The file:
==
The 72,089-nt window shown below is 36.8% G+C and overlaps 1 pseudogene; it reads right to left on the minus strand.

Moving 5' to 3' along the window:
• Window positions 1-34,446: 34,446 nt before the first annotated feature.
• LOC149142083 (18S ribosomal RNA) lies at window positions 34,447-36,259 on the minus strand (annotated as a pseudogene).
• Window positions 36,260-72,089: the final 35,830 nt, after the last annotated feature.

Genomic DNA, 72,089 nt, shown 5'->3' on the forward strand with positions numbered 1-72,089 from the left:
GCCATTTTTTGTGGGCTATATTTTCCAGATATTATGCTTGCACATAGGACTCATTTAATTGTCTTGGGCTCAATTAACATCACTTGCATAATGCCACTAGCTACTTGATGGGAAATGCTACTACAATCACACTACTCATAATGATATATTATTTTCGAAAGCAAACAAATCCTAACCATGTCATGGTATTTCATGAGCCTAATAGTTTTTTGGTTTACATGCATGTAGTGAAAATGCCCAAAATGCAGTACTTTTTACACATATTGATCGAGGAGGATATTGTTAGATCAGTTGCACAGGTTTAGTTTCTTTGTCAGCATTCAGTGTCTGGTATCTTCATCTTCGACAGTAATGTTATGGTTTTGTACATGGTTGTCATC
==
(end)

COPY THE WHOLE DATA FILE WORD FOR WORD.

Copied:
The 72,089-nt window shown below is 36.8% G+C and overlaps 1 pseudogene; it reads right to left on the minus strand.

Moving 5' to 3' along the window:
• Window positions 1-34,446: 34,446 nt before the first annotated feature.
• LOC149142083 (18S ribosomal RNA) lies at window positions 34,447-36,259 on the minus strand (annotated as a pseudogene).
• Window positions 36,260-72,089: the final 35,830 nt, after the last annotated feature.

Genomic DNA, 72,089 nt, shown 5'->3' on the forward strand with positions numbered 1-72,089 from the left:
GCCATTTTTTGTGGGCTATATTTTCCAGATATTATGCTTGCACATAGGACTCATTTAATTGTCTTGGGCTCAATTAACATCACTTGCATAATGCCACTAGCTACTTGATGGGAAATGCTACTACAATCACACTACTCATAATGATATATTATTTTCGAAAGCAAACAAATCCTAACCATGTCATGGTATTTCATGAGCCTAATAGTTTTTTGGTTTACATGCATGTAGTGAAAATGCCCAAAATGCAGTACTTTTTACACATATTGATCGAGGAGGATATTGTTAGATCAGTTGCACAGGTTTAGTTTCTTTGTCAGCATTCAGTGTCTGGTATCTTCATCTTCGACAGTAATGTTATGGTTTTGTACATGGTTGTCATC